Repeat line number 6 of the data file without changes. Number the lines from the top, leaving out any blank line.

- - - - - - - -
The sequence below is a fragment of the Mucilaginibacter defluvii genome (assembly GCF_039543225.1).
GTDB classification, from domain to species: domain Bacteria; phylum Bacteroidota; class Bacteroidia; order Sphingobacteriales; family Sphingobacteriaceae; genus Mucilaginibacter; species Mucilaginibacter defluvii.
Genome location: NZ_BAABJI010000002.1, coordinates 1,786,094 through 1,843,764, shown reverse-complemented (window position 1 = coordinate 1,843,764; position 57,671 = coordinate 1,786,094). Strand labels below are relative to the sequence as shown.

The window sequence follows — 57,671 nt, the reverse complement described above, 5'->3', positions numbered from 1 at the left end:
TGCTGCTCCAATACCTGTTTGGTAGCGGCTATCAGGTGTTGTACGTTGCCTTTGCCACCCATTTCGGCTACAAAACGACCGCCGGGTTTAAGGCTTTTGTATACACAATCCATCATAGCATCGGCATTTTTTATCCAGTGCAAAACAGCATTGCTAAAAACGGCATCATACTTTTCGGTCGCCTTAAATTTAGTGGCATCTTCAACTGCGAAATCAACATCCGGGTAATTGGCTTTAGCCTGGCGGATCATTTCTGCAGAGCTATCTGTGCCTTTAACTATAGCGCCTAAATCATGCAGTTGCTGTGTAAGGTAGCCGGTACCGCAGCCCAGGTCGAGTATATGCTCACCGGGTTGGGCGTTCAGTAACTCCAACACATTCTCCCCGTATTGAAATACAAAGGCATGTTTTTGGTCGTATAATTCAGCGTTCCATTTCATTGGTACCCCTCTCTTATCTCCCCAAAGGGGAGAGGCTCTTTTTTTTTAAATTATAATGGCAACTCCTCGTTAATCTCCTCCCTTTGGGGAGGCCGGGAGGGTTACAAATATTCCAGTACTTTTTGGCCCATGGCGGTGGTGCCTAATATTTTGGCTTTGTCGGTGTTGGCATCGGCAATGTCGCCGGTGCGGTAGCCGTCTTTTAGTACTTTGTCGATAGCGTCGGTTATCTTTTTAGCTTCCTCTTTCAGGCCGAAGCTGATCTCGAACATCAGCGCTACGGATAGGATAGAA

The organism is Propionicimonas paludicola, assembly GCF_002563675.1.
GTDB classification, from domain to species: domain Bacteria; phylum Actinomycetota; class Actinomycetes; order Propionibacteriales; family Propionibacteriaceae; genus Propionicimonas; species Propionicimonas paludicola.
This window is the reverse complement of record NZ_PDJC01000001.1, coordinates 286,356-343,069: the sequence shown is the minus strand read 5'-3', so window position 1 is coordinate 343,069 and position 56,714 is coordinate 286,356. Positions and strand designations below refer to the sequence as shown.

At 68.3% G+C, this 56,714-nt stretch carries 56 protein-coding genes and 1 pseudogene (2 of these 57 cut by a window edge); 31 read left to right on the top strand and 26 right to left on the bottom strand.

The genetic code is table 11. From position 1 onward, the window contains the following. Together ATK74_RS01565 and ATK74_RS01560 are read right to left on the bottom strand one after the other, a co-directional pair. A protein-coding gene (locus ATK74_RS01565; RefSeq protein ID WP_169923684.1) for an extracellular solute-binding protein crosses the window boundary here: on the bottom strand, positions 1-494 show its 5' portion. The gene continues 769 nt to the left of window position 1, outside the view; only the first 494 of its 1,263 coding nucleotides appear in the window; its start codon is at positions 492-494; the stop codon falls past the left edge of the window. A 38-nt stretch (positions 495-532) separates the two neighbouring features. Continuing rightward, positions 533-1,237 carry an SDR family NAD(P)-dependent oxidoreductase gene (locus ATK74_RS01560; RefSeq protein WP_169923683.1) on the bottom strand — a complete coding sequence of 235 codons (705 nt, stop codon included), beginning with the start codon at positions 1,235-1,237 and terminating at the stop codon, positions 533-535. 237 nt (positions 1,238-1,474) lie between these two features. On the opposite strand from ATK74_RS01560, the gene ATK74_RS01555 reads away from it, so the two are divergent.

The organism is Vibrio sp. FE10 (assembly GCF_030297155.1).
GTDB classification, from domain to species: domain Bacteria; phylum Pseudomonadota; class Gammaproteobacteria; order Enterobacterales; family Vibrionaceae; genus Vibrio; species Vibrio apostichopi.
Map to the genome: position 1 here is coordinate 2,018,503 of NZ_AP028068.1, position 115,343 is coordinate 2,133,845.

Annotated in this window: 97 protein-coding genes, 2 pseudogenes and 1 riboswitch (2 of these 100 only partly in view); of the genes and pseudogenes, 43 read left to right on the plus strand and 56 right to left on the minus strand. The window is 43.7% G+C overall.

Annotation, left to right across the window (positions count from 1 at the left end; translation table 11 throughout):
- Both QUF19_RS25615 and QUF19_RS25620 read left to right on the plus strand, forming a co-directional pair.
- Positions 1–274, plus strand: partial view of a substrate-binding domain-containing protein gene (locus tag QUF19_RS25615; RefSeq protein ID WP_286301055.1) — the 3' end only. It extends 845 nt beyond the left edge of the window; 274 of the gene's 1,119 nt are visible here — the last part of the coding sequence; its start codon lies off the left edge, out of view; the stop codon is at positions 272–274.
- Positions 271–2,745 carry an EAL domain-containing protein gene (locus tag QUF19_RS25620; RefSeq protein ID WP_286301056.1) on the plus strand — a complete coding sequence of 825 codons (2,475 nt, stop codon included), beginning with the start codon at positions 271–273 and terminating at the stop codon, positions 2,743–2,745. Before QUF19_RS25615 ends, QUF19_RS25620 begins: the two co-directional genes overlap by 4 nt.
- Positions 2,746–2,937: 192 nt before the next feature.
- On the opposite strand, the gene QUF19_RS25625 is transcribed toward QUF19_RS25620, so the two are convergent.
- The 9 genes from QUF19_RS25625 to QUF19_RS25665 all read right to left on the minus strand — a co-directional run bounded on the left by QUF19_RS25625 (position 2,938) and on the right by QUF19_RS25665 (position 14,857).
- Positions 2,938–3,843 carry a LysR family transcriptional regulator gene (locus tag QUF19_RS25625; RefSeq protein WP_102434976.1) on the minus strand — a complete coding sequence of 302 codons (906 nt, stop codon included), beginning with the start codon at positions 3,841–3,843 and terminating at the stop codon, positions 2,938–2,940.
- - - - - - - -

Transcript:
The organism is Propionicimonas paludicola, assembly GCF_002563675.1.